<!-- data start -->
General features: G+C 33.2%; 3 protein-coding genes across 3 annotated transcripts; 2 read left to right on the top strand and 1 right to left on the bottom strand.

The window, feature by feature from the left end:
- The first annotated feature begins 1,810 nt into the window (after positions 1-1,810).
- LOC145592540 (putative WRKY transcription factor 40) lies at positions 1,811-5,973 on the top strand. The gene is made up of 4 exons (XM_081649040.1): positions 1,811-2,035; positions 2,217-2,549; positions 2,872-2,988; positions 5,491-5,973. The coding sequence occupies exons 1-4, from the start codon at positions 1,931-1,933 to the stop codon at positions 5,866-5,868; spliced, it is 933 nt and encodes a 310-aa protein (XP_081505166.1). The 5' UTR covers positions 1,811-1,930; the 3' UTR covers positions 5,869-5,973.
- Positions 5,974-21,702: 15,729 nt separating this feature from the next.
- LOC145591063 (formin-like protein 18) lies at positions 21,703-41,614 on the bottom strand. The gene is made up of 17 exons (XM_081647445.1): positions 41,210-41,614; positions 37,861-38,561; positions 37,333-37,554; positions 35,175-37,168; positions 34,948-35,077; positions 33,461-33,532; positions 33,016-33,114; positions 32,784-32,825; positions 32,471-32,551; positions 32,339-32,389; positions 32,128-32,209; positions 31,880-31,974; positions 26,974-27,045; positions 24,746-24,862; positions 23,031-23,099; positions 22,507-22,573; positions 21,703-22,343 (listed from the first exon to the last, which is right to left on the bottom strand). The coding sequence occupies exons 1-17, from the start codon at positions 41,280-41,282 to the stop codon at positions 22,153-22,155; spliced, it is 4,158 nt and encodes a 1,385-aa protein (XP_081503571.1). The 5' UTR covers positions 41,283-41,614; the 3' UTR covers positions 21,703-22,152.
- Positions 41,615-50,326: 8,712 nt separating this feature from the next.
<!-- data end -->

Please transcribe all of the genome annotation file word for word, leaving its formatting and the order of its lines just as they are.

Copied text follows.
General features: G+C 33.2%; 3 protein-coding genes across 3 annotated transcripts; 2 read left to right on the top strand and 1 right to left on the bottom strand.

The window, feature by feature from the left end:
- The first annotated feature begins 1,810 nt into the window (after positions 1-1,810).
- LOC145592540 (putative WRKY transcription factor 40) lies at positions 1,811-5,973 on the top strand. The gene is made up of 4 exons (XM_081649040.1): positions 1,811-2,035; positions 2,217-2,549; positions 2,872-2,988; positions 5,491-5,973. The coding sequence occupies exons 1-4, from the start codon at positions 1,931-1,933 to the stop codon at positions 5,866-5,868; spliced, it is 933 nt and encodes a 310-aa protein (XP_081505166.1). The 5' UTR covers positions 1,811-1,930; the 3' UTR covers positions 5,869-5,973.
- Positions 5,974-21,702: 15,729 nt separating this feature from the next.
- LOC145591063 (formin-like protein 18) lies at positions 21,703-41,614 on the bottom strand. The gene is made up of 17 exons (XM_081647445.1): positions 41,210-41,614; positions 37,861-38,561; positions 37,333-37,554; positions 35,175-37,168; positions 34,948-35,077; positions 33,461-33,532; positions 33,016-33,114; positions 32,784-32,825; positions 32,471-32,551; positions 32,339-32,389; positions 32,128-32,209; positions 31,880-31,974; positions 26,974-27,045; positions 24,746-24,862; positions 23,031-23,099; positions 22,507-22,573; positions 21,703-22,343 (listed from the first exon to the last, which is right to left on the bottom strand). The coding sequence occupies exons 1-17, from the start codon at positions 41,280-41,282 to the stop codon at positions 22,153-22,155; spliced, it is 4,158 nt and encodes a 1,385-aa protein (XP_081503571.1). The 5' UTR covers positions 41,283-41,614; the 3' UTR covers positions 21,703-22,152.
- Positions 41,615-50,326: 8,712 nt separating this feature from the next.